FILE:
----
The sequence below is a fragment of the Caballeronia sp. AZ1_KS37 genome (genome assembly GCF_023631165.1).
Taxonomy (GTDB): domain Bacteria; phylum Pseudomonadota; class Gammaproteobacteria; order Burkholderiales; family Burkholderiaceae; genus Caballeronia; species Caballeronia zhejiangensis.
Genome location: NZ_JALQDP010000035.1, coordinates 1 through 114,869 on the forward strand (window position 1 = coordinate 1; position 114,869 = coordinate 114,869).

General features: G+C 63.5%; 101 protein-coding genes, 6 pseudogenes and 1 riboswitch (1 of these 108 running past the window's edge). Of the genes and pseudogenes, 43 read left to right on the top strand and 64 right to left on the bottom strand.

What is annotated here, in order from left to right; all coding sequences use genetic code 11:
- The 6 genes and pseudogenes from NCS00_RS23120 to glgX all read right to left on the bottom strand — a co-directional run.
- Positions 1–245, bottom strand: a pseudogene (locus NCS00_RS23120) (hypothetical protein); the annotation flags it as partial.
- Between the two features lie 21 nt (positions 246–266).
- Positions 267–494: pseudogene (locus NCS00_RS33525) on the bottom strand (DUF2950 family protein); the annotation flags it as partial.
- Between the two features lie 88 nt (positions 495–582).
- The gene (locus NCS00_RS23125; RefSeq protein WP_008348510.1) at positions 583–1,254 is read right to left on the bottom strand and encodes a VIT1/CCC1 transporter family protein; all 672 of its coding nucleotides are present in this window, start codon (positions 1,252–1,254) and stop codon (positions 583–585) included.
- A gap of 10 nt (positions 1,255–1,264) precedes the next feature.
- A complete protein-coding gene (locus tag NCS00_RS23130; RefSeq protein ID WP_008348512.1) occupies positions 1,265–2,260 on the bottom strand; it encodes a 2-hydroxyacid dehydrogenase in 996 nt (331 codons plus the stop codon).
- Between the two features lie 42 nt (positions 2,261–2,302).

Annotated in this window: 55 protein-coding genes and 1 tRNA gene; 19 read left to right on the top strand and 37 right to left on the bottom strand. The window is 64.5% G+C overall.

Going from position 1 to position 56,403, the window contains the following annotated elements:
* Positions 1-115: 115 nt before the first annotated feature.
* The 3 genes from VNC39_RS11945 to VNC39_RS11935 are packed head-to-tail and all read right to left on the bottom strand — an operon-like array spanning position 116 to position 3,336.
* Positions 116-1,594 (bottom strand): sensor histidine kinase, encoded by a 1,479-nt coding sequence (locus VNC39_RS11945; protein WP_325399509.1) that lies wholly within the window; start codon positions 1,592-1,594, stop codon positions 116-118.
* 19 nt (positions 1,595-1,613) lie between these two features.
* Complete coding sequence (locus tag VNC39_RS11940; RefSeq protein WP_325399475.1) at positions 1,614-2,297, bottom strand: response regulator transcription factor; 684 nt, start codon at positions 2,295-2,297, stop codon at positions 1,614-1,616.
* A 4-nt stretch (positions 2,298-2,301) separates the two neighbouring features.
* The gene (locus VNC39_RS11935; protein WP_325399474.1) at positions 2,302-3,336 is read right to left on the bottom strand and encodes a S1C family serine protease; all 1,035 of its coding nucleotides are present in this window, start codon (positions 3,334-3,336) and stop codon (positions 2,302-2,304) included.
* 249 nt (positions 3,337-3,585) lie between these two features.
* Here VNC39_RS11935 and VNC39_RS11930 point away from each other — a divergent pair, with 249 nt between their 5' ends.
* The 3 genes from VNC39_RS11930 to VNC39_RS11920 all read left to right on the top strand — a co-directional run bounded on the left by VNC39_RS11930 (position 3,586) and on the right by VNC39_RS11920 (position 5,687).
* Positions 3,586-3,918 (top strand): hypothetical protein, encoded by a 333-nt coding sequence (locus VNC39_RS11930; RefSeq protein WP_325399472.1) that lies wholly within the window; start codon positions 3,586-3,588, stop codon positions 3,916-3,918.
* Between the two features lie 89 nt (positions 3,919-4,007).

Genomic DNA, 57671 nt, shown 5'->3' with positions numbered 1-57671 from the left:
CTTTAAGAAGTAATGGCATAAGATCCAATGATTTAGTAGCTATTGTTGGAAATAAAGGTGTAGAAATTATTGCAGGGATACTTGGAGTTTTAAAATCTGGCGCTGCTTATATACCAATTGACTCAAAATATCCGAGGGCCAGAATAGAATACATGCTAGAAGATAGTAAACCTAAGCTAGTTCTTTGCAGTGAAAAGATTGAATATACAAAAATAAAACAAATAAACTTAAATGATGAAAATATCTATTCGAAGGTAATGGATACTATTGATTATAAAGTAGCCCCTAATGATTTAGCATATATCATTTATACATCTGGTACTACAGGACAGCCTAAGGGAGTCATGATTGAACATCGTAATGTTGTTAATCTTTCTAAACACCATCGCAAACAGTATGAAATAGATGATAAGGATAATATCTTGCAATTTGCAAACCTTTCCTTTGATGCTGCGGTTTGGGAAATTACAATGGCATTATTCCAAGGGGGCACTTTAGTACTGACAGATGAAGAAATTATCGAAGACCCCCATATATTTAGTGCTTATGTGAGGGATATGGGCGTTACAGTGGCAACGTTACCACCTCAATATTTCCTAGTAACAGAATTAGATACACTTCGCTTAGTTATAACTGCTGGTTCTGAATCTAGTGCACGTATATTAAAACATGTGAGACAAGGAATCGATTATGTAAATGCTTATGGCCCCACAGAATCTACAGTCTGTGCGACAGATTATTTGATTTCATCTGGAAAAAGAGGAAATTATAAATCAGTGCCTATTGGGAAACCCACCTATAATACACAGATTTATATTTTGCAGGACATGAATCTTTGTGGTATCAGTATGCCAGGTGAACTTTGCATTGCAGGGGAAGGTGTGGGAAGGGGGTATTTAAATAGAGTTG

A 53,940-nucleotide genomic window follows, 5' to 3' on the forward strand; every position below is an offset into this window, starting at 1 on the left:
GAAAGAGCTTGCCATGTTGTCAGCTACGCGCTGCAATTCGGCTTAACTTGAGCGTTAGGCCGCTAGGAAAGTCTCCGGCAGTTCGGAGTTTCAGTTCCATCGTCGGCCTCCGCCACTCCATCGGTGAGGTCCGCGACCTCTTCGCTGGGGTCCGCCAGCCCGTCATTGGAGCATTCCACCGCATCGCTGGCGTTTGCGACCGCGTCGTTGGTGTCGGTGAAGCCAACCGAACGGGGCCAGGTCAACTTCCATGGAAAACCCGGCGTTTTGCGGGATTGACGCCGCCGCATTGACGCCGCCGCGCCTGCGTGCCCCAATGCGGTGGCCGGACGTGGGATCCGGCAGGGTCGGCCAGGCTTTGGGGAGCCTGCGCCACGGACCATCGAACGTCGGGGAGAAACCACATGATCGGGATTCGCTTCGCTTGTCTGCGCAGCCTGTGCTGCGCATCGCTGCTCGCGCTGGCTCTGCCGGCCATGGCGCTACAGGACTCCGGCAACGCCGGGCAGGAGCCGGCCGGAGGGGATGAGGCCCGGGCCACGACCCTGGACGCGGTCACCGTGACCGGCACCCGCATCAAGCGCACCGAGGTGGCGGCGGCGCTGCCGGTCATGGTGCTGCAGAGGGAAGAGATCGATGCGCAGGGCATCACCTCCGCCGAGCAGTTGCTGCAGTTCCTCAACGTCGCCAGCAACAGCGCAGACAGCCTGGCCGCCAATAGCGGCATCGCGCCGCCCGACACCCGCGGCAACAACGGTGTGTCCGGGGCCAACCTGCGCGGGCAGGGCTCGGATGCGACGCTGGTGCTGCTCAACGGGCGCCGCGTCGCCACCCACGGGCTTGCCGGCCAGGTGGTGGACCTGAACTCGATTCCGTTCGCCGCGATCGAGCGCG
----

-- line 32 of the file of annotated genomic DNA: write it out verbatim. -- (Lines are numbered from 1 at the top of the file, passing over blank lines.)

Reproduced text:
GAAAGAGCTTGCCATGTTGTCAGCTACGCGCTGCAATTCGGCTTAACTTGAGCGTTAGGCCGCTAGGAAAGTCTCCGGCAGTTCGGAGTTTCAGTTCCATCGTCGGCCTCCGCCACTCCATCGGTGAGGTCCGCGACCTCTTCGCTGGGGTCCGCCAGCCCGTCATTGGAGCATTCCACCGCATCGCTGGCGTTTGCGACCGCGTCGTTGGTGTCGGTGAAGCCAACCGAACGGGGCCAGGTCAACTTCCATGGAAAACCCGGCGTTTTGCGGGATTGACGCCGCCGCATTGACGCCGCCGCGCCTGCGTGCCCCAATGCGGTGGCCGGACGTGGGATCCGGCAGGGTCGGCCAGGCTTTGGGGAGCCTGCGCCACGGACCATCGAACGTCGGGGAGAAACCACATGATCGGGATTCGCTTCGCTTGTCTGCGCAGCCTGTGCTGCGCATCGCTGCTCGCGCTGGCTCTGCCGGCCATGGCGCTACAGGACTCCGGCAACGCCGGGCAGGAGCCGGCCGGAGGGGATGAGGCCCGGGCCACGACCCTGGACGCGGTCACCGTGACCGGCACCCGCATCAAGCGCACCGAGGTGGCGGCGGCGCTGCCGGTCATGGTGCTGCAGAGGGAAGAGATCGATGCGCAGGGCATCACCTCCGCCGAGCAGTTGCTGCAGTTCCTCAACGTCGCCAGCAACAGCGCAGACAGCCTGGCCGCCAATAGCGGCATCGCGCCGCCCGACACCCGCGGCAACAACGGTGTGTCCGGGGCCAACCTGCGCGGGCAGGGCTCGGATGCGACGCTGGTGCTGCTCAACGGGCGCCGCGTCGCCACCCACGGGCTTGCCGGCCAGGTGGTGGACCTGAACTCGATTCCGTTCGCCGCGATCGAGCGCG